Parental Care in Fishes
We can define parental care as an association between parents and the offspring through which the chance of survival of young ones gets increased or any behaviour performed by parents that appears likely to improve the survival and reproduction of the young.
In the case of fishes, all fishes do not provide parental care, but in many species of fish, parental care is provided to increase the chance of survival and development of their eggs into adults.
Estimation of parental care in Fishes:
- 77 percent of fish show no parental care
- 17 percent of fishes shows care of eggs only and,
- 6 percent of fishes care for their eggs and are newly hatched young.
Various methods are adopted in fishes, in the process of parental care, in this process one and both sexes maybe get involved.
Patterns and Various Methods of Parental Care in Fishes:
- Deposition of eggs in suitable places
- The simplest form of fish parental care is hiding the eggs
- Self-made nest for deposition of eggs
- Concealing eggs and young inside or on their body
- Viviparity in some fishes
- Care of independently swimming young ones
Deposition of eggs in suitable places:
In some fish species, the eggs are deposited at their own designed suitable places. They choose places like:
- Deposition of eggs in sticking covering
- Carps are laid with special sticky coverings for attachment to each other or to stones, weeds, etc.
- Yellow perch deposits eggs in a rope-like structure, and a long floating membrane works for eggs to hold together.
- Flying fishes, garfishes, skippers, etc. secrete a sticky thread-like substance from the kidney by which eggs remain attached.
- laying eggs at suitable places
- The anadromous fishes like Acipenser, Onchorynchus, etc. lay their eggs in suitable places for spawning. They lay their eggs in pits and cover them with gravel and desert them.
- Depositions of eggs on dead shells of bivalves
- Fishes like the female of European bitterling (Rhodeus amarus), and females like the cyprinid family deposits their eggs in dead shells, water Mussels.
- scattering of eggs over aquatic plants.
- Examples of such parental care in fishes as such pikes, carp, the eggs are scattered and attached to aquatic plants.
Self-made nest for deposition of eggs:
Some species of fish prepare different types of nests for the deposition and protection of their eggs. These nests may be Basin-like, Circular nest, Hole, burrow nest, Barrel shaped to nest, Cup-shaped nest, Floating nest, or Foamy nest.
Examples of different types of nests made during parental care:
- Female Darter makes basin-like depression and deposits eggs in it. The eggs are fertilized by the male and covered by a sticky secretion from its kidney. These sticky eggs stay attached to the stone till hatching.
- The Cichlid fishes build a basin-like nest and it is guarded by both parents.
- Male Bowfin (Amia calva) makes a circular nest
- The male African lungfish (Protopterus) makes a nest in the form of a deep hole in swampy places along the river bank.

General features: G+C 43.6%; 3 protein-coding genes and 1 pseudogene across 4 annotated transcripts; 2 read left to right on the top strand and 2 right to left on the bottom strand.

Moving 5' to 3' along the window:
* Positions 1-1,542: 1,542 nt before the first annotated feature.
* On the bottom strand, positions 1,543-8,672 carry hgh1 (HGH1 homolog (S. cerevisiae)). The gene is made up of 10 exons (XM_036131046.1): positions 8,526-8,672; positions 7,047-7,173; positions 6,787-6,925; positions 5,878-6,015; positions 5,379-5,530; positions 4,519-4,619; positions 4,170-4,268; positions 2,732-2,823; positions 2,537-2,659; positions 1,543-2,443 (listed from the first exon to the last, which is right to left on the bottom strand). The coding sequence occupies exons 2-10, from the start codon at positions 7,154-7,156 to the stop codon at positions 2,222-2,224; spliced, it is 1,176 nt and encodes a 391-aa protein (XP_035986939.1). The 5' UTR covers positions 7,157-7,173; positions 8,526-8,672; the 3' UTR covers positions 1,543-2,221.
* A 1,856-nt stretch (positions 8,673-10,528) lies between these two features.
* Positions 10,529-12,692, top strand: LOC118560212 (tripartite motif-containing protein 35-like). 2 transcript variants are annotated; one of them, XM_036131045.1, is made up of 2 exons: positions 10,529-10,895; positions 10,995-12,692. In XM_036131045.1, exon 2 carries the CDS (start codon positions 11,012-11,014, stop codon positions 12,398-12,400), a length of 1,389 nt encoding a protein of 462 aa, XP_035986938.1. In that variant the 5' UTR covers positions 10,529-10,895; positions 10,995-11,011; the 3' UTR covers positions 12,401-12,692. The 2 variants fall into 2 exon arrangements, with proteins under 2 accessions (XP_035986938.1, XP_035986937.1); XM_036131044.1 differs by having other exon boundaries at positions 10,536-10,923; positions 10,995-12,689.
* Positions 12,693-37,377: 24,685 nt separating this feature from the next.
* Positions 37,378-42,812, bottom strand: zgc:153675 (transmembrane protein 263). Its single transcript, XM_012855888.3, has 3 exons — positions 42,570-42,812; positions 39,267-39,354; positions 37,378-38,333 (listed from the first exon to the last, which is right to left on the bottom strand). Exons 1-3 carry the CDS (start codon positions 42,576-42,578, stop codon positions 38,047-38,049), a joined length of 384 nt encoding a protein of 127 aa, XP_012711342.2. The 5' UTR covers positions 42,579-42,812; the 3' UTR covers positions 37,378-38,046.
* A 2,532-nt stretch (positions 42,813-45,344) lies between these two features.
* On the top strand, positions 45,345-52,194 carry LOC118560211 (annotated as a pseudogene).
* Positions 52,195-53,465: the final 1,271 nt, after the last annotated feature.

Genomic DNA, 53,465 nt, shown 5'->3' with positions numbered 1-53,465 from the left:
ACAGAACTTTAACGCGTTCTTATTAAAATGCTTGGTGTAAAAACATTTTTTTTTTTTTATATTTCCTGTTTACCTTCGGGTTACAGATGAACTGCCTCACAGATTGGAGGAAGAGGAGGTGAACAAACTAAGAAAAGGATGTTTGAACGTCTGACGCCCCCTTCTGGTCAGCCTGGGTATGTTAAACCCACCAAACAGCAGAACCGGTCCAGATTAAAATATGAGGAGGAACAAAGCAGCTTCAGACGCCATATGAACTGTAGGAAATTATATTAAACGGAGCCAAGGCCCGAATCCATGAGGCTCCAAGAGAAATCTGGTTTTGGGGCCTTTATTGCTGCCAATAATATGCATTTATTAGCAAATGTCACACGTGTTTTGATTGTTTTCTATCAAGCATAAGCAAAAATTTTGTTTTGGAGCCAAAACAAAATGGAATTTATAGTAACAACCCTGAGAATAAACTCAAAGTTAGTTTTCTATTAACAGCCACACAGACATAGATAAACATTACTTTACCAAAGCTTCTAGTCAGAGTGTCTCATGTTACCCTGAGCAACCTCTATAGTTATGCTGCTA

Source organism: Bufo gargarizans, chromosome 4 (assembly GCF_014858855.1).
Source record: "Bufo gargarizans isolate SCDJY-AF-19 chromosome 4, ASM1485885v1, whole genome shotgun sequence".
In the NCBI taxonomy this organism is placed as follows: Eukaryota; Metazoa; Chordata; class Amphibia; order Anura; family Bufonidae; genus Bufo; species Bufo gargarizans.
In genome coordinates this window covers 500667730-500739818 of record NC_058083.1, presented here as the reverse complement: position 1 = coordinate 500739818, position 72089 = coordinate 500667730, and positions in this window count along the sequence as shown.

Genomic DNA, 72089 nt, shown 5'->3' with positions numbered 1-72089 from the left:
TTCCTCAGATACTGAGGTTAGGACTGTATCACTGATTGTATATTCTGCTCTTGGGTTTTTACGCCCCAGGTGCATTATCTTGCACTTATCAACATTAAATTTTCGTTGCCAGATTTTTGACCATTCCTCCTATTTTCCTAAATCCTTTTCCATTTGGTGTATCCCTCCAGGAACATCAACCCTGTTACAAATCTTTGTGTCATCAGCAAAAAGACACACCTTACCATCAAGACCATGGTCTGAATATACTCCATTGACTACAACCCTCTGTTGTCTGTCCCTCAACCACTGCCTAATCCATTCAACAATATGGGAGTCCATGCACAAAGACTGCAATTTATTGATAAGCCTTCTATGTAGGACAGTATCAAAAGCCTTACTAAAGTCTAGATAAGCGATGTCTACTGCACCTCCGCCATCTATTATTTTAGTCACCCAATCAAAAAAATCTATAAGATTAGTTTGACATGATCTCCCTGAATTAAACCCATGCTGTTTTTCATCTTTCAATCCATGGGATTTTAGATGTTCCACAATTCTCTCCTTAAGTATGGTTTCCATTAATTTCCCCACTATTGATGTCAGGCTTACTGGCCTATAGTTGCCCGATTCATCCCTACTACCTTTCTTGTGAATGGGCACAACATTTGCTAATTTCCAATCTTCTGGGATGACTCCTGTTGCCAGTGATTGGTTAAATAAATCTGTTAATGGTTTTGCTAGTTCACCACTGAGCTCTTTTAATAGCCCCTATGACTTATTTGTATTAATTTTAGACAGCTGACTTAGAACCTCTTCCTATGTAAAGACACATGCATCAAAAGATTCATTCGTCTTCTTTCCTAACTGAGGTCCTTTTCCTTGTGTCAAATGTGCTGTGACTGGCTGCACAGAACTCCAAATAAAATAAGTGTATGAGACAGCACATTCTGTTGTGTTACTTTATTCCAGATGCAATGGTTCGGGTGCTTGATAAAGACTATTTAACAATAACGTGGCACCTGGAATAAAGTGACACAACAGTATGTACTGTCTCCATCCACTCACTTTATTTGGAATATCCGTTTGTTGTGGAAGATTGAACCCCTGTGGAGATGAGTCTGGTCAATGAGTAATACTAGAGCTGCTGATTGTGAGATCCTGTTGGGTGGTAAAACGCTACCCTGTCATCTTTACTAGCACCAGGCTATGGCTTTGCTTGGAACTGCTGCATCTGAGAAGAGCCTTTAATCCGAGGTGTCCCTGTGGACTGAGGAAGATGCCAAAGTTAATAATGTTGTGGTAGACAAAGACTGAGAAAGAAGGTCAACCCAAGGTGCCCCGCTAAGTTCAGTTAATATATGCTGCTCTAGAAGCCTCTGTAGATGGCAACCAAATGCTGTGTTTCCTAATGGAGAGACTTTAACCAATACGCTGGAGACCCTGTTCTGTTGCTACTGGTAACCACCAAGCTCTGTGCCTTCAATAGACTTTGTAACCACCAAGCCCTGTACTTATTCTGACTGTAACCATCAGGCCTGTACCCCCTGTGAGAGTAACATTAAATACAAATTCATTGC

- The male Mormyrids (Gymnachus) make a floating nest in aquatic vegetation.
- The male Betta fish (Fighting fish) makes a nest by blowing bubbles of air and sticking mucus that adheres and forms a floating mass of foam on the water surface. The fertilized eggs are collected in the mouth of males. The male stays and guards the eggs and fights till death to protect them.
Concealing eggs and young inside or on their body:
Some fish species keep eggs and young in their body or mouth or brood pouches.
Example of Concealing eggs inside the body:
- in cichlids, the female keeps the fertilized eggs in their mouth.
- In Catfishes (Arius) and cardinal fishes, the male carries eggs and young ones in their mouth. During this period the male fish does not take food.
- The male Kurtus (nursery fish) of new guinea, carries eggs on the forehead, held in the cephalic hook.
- Some parents keep eggs in Brood pouches: like sea horses (Hippocampus). In sea horses, the fertilized eggs are transferred by the female into the brood pouch of the male. The brood pouch is found on the lower abdomen. For several weeks the male hippocampus provides nutrients and oxygen to the fertilized eggs.
- In male pipefishes (Syngnathus) a brood pouch is formed between two flaps of skin, on the underside of the body. The female lays eggs on these brood pouches.
Viviparity in some fishes:
This is the highest degree of parental care, found in viviparous species. Some species provide maximum protection, and internal incubation and they give birth to young ones.
Example of Viviparous parental care:
- Viviparous Elasmobranchs: Viviparity is found in most shark families. Fishes such as Scoliodon, Mustelus, etc, eggs develop in the uterus, and the mucus lining of the uterus forms fluid-filled protective compartments, for each of the embryos. Each embryo gets nourishment in the form of embruotrophe or uterine milk, from uterine tissue through the yolk sac placenta.
- Viviparous bony fishes: Teleost species like gambusia, poicilia, etc also show internal fertilization and the young one develops in the ovary but is free from its wall.
- Shiner perch fertilizes eggs in the ovarian follicle and is very soon released into the ovary cavity. These are nourished by a secretion from the ovary. The young are retained in the ovary till they become sexually mature.
Care of independently swimming young ones:
In some species, parental care does not stop with caring for eggs. In these families the fishes care for young ones, placing them in a safe place and protect from predators and enemies. For example- the families such as Gasterosteridae, Centachidae, and Ictaluridae.
You can also read:
- Scales in Fishes
- Migration in Fishes
- Scoliodon – Dogfish, Classification, and Characteristics
- Herdmania- Sea Squirts
References: Vertebrte – Kotpal text book
Thank You 🙂